Stage combat is an element of theater and film wherein so many other elements combine, and yet it’s often relegated to “supplemental” training. Many performers find that getting trained in this facet of acting will yield dividends in every aspect of their lives as theater artists.


Meron Langsner

Phenomenololgy acting cont.

I believe the best way to understand and implement this theory is to investigate the scriptures to get a better understanding of what this means through a Christian perspective. The basic idea behind Phenomenological acting theory centers on self, and identity. As said in the above paragraph the actors self and identity is wrapped up in the actor’s own individual experience. I typically start my classes out by saying that God has created us. You are unique there has never been anyone like you and never will be.  If, as the phnemonolisys contend that truth only come out of our experience then our experience with the God of truth brings out a fuller understanding of Character. Also, Our experiences can be used to influence and help of connect to the charters dialogue whether or not we fully understand what the charter has gone through. For example, I do this exercise which ‘I call transference in which the students bring in an object that has great sentimental value to them. They then bring in the object and tell the story behind it: why this earns something to them, how did they get this object, how this object affects them. Once every student performed this piece the students then pull out there monologue, from a play), which they have been working on for a week and perform the monologue, but now with the image of the object or experience of the object in mind.  This exercise enables students to turn their own God given uniqueness and experiences into another character. Lots of students bring in their own religious artifacts or objects in which talk about their relationship with Christ and then use that relationship and memory of their conversion to pull them through a page of text with their monologue. The product of this exercise is amazing students connect with their piece with stronger emotions and understand the relationship better after using this technique.

Another idea expressed by the phenomenologists that I use in my Christian worldview is the idea of understanding your true self and the true self of the character. While the prior contend that the idea of self is not consent on what one thinks, speaks or determined by human nature but is a negotiated between society and hegemonic political views on the person’s race, and gender (Eastope 67); however, I would argue that the concept of self was long before Cartesian history based upon the ideas of King Solomon which he wrote in Proverbs, “ For as he thinks within himself, so he is”. With the ideas of Solomon in mind it becomes paramount for the students to understand who they are not just based on what others say they are but how they see themselves, and how God sees themselves. In order for me to use this method in the class, I try to get my students to se how God views them. I tell them to search in the scriptures to se what the Bible has to say about them.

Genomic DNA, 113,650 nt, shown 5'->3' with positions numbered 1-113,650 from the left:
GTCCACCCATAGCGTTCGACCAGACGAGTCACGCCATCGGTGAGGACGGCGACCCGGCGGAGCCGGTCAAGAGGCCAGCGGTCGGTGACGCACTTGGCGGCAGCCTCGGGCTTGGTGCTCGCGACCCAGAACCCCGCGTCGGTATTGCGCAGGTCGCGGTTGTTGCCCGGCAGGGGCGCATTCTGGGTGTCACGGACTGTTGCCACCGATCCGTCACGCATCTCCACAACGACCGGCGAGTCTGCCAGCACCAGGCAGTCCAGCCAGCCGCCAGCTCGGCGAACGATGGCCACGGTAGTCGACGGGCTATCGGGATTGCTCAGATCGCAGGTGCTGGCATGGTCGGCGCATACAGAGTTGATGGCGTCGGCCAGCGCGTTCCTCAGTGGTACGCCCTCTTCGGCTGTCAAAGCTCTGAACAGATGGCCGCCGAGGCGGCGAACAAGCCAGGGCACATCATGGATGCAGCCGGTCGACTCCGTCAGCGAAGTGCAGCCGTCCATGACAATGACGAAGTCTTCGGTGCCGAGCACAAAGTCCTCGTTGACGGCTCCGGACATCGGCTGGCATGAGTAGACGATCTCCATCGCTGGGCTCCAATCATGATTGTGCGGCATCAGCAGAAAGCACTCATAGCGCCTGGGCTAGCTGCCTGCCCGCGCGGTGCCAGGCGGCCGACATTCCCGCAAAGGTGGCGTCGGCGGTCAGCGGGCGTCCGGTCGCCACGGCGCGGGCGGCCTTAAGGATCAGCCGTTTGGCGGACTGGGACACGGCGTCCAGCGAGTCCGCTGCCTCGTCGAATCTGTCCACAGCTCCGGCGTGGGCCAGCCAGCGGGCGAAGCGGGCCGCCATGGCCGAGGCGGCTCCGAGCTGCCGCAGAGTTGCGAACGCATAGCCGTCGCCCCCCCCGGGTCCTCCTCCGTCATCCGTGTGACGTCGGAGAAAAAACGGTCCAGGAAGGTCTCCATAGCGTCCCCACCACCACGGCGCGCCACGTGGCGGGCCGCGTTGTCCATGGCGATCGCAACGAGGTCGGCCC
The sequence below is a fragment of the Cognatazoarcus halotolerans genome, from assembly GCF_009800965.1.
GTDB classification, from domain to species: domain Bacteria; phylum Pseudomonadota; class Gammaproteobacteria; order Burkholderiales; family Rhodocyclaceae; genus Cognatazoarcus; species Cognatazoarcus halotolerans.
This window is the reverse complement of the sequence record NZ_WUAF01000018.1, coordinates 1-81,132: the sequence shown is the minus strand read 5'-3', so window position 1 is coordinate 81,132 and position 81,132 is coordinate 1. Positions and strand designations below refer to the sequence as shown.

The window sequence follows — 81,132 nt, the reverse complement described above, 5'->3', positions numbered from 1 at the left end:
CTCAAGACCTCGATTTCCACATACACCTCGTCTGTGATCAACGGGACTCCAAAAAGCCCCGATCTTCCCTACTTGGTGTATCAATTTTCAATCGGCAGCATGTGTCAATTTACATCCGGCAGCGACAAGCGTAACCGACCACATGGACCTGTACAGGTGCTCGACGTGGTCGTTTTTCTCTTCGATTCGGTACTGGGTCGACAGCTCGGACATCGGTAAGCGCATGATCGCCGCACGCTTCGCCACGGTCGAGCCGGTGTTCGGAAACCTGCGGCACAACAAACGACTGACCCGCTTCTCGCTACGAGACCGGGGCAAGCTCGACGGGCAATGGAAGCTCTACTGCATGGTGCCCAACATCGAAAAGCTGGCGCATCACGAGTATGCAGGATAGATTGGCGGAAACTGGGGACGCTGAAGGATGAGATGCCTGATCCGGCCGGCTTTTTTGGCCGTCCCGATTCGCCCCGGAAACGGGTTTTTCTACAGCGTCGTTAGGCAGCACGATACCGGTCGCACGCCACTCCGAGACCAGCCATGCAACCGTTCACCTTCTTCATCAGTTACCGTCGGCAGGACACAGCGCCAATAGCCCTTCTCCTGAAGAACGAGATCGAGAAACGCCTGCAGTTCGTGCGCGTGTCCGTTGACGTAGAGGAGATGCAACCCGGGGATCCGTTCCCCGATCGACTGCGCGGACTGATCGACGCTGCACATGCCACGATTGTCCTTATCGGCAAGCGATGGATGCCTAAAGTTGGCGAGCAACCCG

Phenomenology and acting

A revolution has occurred in the world of acting theory. Over the past twenty years numerous scholarly studies emerged to make use of a wide variety of critical methodologies including Phenomenology, Derridean deconstruction, cultural, contextual, intellectual and psychological acting theories in order to train and describe the process of acting to burgeoning students. Within the above-mentioned ideologies of acting theory, there seems a consensus on how these “new” theories approach the actor’s cultural context, body-mind connection, and the idea of the actor’s connection with the character. Despite the seemingly novel elements that each theory claims to treat each of these areas, there is a richness and apparent grounding in biblical thought and approach to each of these new acting theories.

This paper will examine how some of these new acting theories reflect sound Christian theology.

Stage Combat

Stage Combat Training

Whether an aspiring actor or a seasoned veteran of stage and screen, you can take advantage of our superior training courses and programs utilizing a variety of weapons and unarmed stage combat techniques, all taught by our own Certified Stage Combat Instructors. Only these qualified members may teach a Stage Combat Skills Proficiency class and only an SAFD Fight Master may adjudicate the test. Our classes focus on specific stage combat disciplines with compulsory techniques. We test these required stage combat techniques for safety, theatrical commitment and believability within a dramatic context.

Stage Combat Skills Proficiency Rules and Regulations

Our official rules governing the Stage Combat Skills Proficiency Test, including information about who may teach the Stage Combat Skills Proficiency Test, and more.

Stage Combat Required Techniques

We currently train and test in eight stage combat weapon disciplines:

  1. Rapier and Dagger
  2. Single Sword (sabre, single rapier, Hollywood swashbuckling)
  3. Broadsword
  4. Broadsword and Shield
  5. Smallsword
  6. Knife
  7. Quarterstaff
  8. Unarmed.

Stage Combat Training Courses and Workshops

 We teach these here 🙂

Mr. Meisner

Every actor in the class deserves all the individual attention I can possibly give. Working with them makes me feel that I have one of the best jobs in the world: i.e. imparting what I believe to be important artistic truths to receptive people for whom I feel boundless affection.
            Why is the ‘repetition’ exercise so  difficult? ‘Repetition’ was my introduction to Meisner – as it usually is for everyone – but it turned out to be the last element that made complete sense! Therefore, the weight of the more advanced exercises and my attempts to use them, first as an actor and later as a teacher, produced a result that felt wobbly and unfinished.